From our early days of printing off of floppy discs at a Seattle Kinko’s to navigating the online-publishing revolution, XLR8R has tried to keep it as real and as DIY as possible. For the occasion of our 15-year anniversary, we editors decided to throw our boss a few questions about how we got here.
XLR8R: Describe the cultural climate from which XLR8R emerged.
Andrew Smith: Seattle in 1993 was on the downslope of grunge hype. It still had a lot of local flavor but it was starting to self-destruct because of the mainstream record deals that were getting signed. It had a good club culture–a lot of gay clubs that had been around for a long time–but it was a very small scene that hadn’t changed since the late ’70s/early ’80s. When rave culture came along, it was a trainwreck of rock ’n’ roll people, ’80s club people (that felt like they should be holders of the holy grail of 4/4 music), and then all of these kids–from drug dealers to DJs to really bad graffiti artists–who all decided to get together and throw a rave.
No hippie burn-outs?
They were more like meth-addicted hippies. There was a lot of influence from California; the rave promoters down there threw parties up in Seattle with the same names. They brought up their DJs, like the Hardkiss Brothers. It was kind of like California was the filter for the U.K. scene (many artists moved from the U.K. to San Francisco and L.A.) and then we got a further-removed version from the California interpretation.
So how did XLR8R start?
I was the arts editor of the University of Washington Daily. I would take the newspaper car with a gaggle of photographers and we’d be at a rave ’til like 4 in the morning, doing this “special” on raves. We had an awesome time; a total abuse of resources. That was towards the end of my tenure as the editor, and by that point I had been introduced to all the promoters, knew all the DJs locally. For a while, the newspaper let me do XLR8R out of their offices, because I was paying them for the supplies and everything. But when the board of regents found out about it, they had to pull the plug and it moved to Kinko’s.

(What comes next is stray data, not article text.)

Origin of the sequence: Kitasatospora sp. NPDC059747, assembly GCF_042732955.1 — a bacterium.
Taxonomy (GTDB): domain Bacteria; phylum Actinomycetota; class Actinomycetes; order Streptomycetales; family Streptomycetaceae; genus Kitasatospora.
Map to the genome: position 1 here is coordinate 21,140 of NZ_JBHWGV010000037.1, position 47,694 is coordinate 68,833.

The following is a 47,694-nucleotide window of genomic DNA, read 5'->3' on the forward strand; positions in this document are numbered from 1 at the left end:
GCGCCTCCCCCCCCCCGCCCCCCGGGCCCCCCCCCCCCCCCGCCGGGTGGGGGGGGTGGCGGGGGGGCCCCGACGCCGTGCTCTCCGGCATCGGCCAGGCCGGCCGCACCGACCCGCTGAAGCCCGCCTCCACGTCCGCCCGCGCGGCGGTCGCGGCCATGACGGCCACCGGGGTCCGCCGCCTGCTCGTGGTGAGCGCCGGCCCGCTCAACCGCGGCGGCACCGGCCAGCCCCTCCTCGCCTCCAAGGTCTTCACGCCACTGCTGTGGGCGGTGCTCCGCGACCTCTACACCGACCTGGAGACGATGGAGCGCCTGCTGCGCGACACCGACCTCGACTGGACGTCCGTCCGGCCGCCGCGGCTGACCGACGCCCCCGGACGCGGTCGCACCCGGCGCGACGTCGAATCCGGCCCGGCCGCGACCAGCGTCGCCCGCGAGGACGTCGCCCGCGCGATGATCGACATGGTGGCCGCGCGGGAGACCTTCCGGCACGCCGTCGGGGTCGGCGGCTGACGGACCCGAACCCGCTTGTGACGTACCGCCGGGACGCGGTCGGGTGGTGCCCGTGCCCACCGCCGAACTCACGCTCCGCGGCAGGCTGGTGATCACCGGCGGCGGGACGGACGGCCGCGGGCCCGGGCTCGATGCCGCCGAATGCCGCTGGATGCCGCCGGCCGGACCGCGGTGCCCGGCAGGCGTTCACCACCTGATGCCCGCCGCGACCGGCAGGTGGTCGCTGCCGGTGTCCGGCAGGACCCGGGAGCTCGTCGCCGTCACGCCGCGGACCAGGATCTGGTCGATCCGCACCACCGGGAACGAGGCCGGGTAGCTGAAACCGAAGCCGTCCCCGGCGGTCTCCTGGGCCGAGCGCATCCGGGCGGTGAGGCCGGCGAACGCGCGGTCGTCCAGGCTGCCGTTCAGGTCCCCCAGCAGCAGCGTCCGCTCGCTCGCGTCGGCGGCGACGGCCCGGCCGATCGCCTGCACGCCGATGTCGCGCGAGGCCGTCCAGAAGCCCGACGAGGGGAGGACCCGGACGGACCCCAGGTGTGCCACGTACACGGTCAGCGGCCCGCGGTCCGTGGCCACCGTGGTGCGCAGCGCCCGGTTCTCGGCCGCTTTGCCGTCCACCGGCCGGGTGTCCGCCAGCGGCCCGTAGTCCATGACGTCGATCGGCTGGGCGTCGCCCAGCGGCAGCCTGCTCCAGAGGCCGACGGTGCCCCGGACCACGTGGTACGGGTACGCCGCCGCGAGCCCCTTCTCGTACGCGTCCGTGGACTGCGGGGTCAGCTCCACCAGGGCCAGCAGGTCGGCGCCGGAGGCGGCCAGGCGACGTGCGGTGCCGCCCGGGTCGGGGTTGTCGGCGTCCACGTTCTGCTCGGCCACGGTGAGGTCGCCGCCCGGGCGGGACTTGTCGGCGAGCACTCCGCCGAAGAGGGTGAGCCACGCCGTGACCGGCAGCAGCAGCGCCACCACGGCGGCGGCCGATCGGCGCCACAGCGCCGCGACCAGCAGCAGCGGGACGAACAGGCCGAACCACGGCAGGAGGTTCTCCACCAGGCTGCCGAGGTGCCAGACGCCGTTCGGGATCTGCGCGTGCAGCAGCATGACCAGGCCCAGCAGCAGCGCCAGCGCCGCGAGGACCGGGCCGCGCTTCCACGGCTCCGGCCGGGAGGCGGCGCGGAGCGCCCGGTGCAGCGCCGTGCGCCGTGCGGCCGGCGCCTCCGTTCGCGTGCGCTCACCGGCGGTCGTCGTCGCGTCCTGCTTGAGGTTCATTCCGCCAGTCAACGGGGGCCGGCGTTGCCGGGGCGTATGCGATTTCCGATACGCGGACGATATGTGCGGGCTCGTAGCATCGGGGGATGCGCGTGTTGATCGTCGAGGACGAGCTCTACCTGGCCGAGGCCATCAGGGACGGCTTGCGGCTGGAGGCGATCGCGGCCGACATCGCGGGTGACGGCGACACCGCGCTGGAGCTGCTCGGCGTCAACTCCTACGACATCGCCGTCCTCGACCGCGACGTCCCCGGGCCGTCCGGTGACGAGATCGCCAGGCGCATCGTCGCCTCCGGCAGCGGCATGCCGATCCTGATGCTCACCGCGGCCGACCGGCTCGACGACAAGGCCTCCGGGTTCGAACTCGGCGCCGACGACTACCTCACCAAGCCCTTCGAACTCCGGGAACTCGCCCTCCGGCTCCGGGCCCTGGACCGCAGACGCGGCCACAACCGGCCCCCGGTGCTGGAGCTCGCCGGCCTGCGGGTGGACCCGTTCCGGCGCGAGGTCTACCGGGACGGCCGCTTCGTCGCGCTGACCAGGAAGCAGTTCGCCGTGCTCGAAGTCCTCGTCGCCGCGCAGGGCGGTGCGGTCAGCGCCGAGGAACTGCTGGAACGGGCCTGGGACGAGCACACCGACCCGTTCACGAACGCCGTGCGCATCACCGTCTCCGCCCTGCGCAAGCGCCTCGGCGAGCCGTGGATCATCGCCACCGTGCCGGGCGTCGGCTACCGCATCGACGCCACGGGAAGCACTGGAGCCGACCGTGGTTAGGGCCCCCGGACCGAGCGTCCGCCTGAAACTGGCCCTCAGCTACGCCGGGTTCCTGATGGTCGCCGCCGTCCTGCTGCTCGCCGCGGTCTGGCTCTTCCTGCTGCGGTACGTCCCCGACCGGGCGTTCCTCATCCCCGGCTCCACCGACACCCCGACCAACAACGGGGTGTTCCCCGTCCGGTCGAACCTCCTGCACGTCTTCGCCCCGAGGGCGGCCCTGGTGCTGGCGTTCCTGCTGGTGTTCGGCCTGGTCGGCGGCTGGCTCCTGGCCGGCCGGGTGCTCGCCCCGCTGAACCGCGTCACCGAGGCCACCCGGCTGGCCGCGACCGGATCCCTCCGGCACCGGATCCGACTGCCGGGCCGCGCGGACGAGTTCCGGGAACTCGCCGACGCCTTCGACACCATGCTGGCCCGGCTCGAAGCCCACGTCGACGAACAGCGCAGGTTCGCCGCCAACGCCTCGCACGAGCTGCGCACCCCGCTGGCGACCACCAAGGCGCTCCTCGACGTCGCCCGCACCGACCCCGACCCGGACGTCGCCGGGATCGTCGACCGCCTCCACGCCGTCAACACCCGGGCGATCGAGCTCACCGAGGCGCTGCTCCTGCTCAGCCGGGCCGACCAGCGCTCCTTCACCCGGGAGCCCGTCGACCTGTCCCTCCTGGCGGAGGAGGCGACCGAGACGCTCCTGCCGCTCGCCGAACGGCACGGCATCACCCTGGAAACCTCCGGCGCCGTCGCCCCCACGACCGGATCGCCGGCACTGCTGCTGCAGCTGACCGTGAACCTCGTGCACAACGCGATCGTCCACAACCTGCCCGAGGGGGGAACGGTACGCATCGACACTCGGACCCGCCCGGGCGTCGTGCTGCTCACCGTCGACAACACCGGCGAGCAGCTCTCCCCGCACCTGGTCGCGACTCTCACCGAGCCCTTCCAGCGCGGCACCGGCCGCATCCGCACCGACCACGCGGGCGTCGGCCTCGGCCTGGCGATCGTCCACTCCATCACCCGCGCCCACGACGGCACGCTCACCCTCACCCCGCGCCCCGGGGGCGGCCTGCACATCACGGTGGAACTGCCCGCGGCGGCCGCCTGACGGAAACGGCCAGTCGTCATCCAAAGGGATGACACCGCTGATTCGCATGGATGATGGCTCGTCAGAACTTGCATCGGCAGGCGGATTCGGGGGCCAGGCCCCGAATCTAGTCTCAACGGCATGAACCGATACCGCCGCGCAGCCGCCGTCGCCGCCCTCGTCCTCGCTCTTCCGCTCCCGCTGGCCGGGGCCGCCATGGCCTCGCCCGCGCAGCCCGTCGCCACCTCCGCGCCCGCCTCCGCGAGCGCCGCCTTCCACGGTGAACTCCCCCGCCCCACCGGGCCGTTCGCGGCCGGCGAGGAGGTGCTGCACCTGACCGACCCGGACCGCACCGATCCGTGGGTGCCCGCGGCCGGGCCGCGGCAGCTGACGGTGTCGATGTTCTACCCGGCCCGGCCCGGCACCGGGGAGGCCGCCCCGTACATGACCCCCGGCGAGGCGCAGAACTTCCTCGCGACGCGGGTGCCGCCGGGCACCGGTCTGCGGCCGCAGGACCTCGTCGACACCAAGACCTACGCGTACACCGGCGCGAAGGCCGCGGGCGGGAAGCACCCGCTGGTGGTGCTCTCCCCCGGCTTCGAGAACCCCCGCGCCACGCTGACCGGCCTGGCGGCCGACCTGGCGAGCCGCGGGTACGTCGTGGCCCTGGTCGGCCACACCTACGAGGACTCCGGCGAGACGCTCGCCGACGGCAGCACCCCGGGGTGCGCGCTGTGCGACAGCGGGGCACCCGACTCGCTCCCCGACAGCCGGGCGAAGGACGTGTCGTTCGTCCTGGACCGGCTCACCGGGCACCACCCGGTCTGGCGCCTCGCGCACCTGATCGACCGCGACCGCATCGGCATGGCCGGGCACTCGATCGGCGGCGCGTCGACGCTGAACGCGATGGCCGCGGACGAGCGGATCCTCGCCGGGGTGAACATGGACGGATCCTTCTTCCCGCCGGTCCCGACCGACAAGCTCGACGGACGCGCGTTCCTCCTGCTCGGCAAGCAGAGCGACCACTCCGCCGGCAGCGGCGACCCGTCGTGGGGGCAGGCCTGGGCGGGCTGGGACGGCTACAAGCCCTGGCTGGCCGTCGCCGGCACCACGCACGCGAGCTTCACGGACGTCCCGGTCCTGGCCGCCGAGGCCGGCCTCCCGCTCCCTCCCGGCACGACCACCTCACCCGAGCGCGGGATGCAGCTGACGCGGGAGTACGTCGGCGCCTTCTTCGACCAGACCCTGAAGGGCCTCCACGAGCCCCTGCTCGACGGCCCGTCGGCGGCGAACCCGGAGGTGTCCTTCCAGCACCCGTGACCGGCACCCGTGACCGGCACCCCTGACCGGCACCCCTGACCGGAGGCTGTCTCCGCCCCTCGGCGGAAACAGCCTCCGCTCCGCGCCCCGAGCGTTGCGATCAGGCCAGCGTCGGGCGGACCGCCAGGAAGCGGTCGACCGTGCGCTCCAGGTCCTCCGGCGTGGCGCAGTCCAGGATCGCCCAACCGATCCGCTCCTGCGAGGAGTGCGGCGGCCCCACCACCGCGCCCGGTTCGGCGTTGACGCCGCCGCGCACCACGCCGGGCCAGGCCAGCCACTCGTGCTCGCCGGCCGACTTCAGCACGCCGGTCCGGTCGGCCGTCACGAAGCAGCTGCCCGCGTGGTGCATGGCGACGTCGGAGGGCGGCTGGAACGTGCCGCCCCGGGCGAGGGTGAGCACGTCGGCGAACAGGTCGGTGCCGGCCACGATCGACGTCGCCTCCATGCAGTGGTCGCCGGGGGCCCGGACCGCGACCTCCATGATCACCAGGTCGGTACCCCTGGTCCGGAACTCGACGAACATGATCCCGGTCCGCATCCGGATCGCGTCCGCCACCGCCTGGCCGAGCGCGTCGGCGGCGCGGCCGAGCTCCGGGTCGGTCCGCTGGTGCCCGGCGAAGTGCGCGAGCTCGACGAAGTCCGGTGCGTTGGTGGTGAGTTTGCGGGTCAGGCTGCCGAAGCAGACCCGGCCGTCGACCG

There was some sort of philosophy behind it for you, right?
It got me really excited when I became a member of the rave community. There was the do-it-yourself aspect: a lot of young, motivated people creating businesses, producing things–the sorts of things you aren’t really supposed to do until you’re older or more experienced, but here they were just going for it. But I was also intoxicated with how illegal it was. The parties were illegal, the drugs were–and still are–illegal, the record releases were illegal (white labels with complete rip-offs of samples). It was the complete subculture; completely subverting the popular culture was a big part of what I was excited about–and still am.
How would XLR8R be different if it started today?
One of the greatest things you can do with any kind of media enterprise is go cross-platform: print, online, XLR8R TV. So I think if we started it now, it would first and foremost be a website and TV show, with the ability to leverage print expertise, events, and other stuff like that.
What might you tell someone trying to start such a venture today?
Regardless of the medium, they have to ask themself, how hard are they willing to work? You’ve got to be willing to sacrifice your life; it becomes your life. That’s the only way you’re going to start something out of nothing. Also, have your own innovative approach. If you’re gonna start something online, you need to stand out: Is it your editorial voice that stands out? Your graphic design? The functionality of what it is that you’re creating? You’ve got to continually drive forward with new ideas and new ways of presenting your ideas. You can lock onto something that’s successful and you can nail that niche, but if you don’t continue to advance then you’re not gonna last for that long.
Listen to Ken Taylor's full interview with Andrew Smith.